Space

NASA announces first all-female spacewalk scheduled for October 21

NASA has announced that the first-ever all-female spacewalk outside the International Space Station (ISS) will be taking place on October 21, 2019. The mission was originally scheduled for March 26, 2019, but had to be postponed.

The women undertaking the spacewalk are Christina Koch and Jessica Meir, who are currently living on the ISS.

Meir was not initially a part of the spacewalk, with fellow female astronaut Anne McClain initially slated to join Chistina Koch on the spacewalk. However, although there were two medium-sized spacesuits on the ISS, one wasn’t configured and ready for spacewalking. Due to the time-consuming process of configuring a spacesuit, and with only one medium-sized spacesuit, Anne McClain returned to Earth in June and was replaced by Nick Hague.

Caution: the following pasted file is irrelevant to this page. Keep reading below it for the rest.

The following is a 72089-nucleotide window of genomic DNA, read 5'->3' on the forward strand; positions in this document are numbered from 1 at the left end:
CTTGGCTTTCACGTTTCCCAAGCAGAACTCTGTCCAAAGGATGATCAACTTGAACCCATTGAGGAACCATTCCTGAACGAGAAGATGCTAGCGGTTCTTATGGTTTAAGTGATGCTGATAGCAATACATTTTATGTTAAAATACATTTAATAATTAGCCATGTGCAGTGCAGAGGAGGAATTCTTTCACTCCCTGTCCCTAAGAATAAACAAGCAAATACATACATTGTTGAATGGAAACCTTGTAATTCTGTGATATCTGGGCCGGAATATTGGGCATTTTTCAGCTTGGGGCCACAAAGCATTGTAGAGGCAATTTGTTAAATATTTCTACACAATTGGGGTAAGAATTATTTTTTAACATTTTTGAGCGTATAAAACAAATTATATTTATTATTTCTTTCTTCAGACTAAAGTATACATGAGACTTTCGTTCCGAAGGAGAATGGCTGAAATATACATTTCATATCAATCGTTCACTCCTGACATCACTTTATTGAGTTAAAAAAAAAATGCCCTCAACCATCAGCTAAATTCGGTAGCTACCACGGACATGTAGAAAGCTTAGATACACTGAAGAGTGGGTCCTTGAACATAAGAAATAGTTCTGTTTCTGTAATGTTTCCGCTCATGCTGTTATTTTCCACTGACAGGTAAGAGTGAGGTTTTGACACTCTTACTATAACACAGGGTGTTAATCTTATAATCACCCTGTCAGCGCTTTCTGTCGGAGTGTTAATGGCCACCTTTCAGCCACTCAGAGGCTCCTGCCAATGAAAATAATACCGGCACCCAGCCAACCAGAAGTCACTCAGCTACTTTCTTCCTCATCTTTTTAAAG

Christina is expected to break a second record while on the space station. If she remains aboard until her expected departure in February, she will have accomplished the longest continuous spaceflight for a woman.  Her time on the ISS is part of NASA’s experiment to determine the effects on the female body after a prolonged time in space.

The purpose of this fourth mission is to fit new lithium-ion batteries. According to NASA, the upgrades are due to be completed within three months, a record speed for the ISS. The walk is the fourth of a scheduled ten this year, to upgrade the space station’s power systems.

If the remaining seven missions are a success the International Space Station, in addition to a fully upgraded power system, will have fixed its alpha magnetic spectrometer, an experiment module that measures antimatter in cosmic rays, producing data that is vital to further understand the universe and how it was formed.